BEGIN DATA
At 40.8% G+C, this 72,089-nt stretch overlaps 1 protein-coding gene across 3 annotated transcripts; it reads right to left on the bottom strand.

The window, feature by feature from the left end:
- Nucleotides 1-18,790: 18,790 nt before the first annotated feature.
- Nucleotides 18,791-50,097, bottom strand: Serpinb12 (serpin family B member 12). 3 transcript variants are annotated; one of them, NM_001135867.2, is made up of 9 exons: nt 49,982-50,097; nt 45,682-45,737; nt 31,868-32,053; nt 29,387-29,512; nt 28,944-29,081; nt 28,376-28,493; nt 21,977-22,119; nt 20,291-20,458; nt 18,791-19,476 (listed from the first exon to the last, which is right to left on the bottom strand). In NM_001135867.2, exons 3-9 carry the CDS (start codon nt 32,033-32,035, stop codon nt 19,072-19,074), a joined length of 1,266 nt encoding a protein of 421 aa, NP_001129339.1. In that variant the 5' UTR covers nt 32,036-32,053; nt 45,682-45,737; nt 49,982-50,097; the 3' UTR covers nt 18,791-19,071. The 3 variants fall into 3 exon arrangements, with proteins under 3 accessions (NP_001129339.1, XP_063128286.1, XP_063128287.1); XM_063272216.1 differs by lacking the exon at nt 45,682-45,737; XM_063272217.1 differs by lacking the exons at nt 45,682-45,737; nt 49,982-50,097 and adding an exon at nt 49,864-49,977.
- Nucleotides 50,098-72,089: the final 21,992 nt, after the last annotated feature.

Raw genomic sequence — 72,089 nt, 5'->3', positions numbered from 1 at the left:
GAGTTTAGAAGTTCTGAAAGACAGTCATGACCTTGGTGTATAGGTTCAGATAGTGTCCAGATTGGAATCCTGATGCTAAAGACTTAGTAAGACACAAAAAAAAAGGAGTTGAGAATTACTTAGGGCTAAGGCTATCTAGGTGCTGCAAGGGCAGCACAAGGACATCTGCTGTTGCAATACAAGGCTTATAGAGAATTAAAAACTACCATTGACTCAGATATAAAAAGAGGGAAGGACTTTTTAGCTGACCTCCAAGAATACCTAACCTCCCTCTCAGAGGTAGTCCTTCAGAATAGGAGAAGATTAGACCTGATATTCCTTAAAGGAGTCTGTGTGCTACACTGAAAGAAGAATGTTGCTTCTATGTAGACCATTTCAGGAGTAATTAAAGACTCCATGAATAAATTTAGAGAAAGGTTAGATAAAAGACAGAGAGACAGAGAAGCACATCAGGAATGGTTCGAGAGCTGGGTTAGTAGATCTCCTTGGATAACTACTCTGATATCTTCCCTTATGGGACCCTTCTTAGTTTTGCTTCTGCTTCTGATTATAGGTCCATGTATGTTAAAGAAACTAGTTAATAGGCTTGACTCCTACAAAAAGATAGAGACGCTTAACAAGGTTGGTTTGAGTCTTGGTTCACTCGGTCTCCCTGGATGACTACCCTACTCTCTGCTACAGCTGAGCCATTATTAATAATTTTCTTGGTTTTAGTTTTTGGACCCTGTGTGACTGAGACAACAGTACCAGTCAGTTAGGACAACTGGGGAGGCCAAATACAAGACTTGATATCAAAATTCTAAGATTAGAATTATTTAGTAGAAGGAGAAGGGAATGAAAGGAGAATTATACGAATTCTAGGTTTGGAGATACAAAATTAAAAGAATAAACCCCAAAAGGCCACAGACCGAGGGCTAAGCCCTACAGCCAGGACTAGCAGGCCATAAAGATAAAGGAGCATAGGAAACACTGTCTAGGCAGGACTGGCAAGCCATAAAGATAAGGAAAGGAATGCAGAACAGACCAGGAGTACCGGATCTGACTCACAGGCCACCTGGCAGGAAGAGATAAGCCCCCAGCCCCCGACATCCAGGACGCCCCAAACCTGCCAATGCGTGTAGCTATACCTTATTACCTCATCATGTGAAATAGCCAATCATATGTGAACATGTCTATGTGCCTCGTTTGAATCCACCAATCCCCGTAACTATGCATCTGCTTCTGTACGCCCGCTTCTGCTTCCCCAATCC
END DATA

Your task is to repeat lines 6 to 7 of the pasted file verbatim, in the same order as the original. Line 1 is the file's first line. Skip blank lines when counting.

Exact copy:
Raw genomic sequence — 72,089 nt, 5'->3', positions numbered from 1 at the left:
GAGTTTAGAAGTTCTGAAAGACAGTCATGACCTTGGTGTATAGGTTCAGATAGTGTCCAGATTGGAATCCTGATGCTAAAGACTTAGTAAGACACAAAAAAAAAGGAGTTGAGAATTACTTAGGGCTAAGGCTATCTAGGTGCTGCAAGGGCAGCACAAGGACATCTGCTGTTGCAATACAAGGCTTATAGAGAATTAAAAACTACCATTGACTCAGATATAAAAAGAGGGAAGGACTTTTTAGCTGACCTCCAAGAATACCTAACCTCCCTCTCAGAGGTAGTCCTTCAGAATAGGAGAAGATTAGACCTGATATTCCTTAAAGGAGTCTGTGTGCTACACTGAAAGAAGAATGTTGCTTCTATGTAGACCATTTCAGGAGTAATTAAAGACTCCATGAATAAATTTAGAGAAAGGTTAGATAAAAGACAGAGAGACAGAGAAGCACATCAGGAATGGTTCGAGAGCTGGGTTAGTAGATCTCCTTGGATAACTACTCTGATATCTTCCCTTATGGGACCCTTCTTAGTTTTGCTTCTGCTTCTGATTATAGGTCCATGTATGTTAAAGAAACTAGTTAATAGGCTTGACTCCTACAAAAAGATAGAGACGCTTAACAAGGTTGGTTTGAGTCTTGGTTCACTCGGTCTCCCTGGATGACTACCCTACTCTCTGCTACAGCTGAGCCATTATTAATAATTTTCTTGGTTTTAGTTTTTGGACCCTGTGTGACTGAGACAACAGTACCAGTCAGTTAGGACAACTGGGGAGGCCAAATACAAGACTTGATATCAAAATTCTAAGATTAGAATTATTTAGTAGAAGGAGAAGGGAATGAAAGGAGAATTATACGAATTCTAGGTTTGGAGATACAAAATTAAAAGAATAAACCCCAAAAGGCCACAGACCGAGGGCTAAGCCCTACAGCCAGGACTAGCAGGCCATAAAGATAAAGGAGCATAGGAAACACTGTCTAGGCAGGACTGGCAAGCCATAAAGATAAGGAAAGGAATGCAGAACAGACCAGGAGTACCGGATCTGACTCACAGGCCACCTGGCAGGAAGAGATAAGCCCCCAGCCCCCGACATCCAGGACGCCCCAAACCTGCCAATGCGTGTAGCTATACCTTATTACCTCATCATGTGAAATAGCCAATCATATGTGAACATGTCTATGTGCCTCGTTTGAATCCACCAATCCCCGTAACTATGCATCTGCTTCTGTACGCCCGCTTCTGCTTCCCCAATCC